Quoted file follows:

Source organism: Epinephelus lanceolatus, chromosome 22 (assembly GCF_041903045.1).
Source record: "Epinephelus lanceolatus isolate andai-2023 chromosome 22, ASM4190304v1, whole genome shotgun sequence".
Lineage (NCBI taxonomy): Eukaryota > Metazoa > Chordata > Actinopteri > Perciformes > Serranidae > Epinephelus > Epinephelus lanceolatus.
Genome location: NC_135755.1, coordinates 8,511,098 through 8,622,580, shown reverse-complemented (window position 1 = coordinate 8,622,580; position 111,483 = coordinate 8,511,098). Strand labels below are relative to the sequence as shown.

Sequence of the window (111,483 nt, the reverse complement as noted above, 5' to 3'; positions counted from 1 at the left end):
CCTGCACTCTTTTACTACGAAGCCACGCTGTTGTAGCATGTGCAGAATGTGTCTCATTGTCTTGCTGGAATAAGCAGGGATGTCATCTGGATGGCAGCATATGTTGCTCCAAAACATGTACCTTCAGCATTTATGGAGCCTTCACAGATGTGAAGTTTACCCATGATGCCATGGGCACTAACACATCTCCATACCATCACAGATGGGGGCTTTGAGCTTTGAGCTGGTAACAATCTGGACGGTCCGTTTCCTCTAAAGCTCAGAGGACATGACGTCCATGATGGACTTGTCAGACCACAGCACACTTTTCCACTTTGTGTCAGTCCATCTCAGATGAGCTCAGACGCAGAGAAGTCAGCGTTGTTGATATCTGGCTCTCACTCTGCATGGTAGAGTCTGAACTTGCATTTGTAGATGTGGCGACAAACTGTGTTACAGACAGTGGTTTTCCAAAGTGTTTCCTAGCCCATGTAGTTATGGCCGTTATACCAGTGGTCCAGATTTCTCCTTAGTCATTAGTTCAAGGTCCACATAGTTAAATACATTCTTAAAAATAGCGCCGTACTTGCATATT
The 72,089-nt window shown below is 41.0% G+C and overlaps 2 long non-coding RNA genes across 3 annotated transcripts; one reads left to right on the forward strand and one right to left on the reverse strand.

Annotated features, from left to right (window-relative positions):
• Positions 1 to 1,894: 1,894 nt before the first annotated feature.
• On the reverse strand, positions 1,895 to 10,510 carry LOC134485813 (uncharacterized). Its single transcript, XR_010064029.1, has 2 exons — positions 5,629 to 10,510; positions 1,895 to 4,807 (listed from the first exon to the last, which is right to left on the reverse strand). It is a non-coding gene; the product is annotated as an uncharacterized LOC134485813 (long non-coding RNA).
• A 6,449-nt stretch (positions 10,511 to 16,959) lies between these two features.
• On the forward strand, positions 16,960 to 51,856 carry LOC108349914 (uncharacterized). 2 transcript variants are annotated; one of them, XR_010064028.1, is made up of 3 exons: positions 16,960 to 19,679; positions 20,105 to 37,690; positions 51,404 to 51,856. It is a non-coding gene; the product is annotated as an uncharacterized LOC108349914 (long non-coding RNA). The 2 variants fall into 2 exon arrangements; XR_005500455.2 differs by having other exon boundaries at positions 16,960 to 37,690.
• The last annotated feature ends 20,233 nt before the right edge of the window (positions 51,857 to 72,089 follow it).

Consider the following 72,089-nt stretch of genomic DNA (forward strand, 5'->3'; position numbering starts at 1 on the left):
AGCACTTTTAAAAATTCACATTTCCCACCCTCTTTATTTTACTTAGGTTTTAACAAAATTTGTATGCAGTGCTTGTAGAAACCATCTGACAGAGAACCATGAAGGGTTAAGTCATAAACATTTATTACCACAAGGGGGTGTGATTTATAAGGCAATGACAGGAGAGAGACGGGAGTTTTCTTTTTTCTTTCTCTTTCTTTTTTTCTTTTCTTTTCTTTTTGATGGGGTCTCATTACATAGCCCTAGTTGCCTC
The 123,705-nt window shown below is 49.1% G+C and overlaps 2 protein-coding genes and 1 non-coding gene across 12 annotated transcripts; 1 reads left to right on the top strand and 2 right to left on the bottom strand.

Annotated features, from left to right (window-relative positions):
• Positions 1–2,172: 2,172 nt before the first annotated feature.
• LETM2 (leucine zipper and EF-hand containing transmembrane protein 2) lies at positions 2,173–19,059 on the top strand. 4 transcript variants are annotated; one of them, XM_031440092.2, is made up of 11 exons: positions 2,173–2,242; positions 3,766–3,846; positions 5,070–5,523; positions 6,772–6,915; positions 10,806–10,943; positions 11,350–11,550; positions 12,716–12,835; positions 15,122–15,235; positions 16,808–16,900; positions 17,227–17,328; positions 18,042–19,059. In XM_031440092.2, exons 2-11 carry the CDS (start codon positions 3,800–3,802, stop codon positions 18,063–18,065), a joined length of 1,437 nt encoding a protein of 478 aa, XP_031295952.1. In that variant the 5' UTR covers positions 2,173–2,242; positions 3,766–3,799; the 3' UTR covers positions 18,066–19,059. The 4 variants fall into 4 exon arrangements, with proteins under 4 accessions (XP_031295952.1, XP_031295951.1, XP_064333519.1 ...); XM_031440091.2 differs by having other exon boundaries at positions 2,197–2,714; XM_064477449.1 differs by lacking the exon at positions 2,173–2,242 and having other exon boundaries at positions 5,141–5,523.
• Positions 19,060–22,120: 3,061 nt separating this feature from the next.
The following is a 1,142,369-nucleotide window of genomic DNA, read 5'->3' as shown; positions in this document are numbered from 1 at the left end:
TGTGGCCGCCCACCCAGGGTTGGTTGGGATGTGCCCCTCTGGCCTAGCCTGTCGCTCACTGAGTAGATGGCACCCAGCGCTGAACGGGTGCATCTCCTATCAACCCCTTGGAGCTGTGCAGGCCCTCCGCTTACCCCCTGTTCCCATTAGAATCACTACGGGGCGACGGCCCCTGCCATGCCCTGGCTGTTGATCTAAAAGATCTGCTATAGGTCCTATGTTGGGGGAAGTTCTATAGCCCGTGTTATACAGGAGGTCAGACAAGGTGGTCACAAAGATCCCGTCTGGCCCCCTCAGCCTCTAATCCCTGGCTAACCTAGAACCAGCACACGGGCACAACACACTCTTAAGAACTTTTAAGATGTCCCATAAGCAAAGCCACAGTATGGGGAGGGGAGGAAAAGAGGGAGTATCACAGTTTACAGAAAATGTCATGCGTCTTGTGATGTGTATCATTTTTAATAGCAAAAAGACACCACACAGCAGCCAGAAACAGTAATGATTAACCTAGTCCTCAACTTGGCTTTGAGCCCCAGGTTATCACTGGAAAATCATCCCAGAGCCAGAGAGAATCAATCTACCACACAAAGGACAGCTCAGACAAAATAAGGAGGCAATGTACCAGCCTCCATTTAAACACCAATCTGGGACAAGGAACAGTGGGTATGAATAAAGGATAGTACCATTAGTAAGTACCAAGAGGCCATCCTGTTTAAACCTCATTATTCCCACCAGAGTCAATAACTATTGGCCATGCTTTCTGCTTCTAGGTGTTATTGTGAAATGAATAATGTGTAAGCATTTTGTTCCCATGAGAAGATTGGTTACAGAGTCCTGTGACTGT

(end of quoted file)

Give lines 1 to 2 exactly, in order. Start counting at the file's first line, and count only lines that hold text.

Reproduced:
Source organism: Epinephelus lanceolatus, chromosome 22 (assembly GCF_041903045.1).
Source record: "Epinephelus lanceolatus isolate andai-2023 chromosome 22, ASM4190304v1, whole genome shotgun sequence".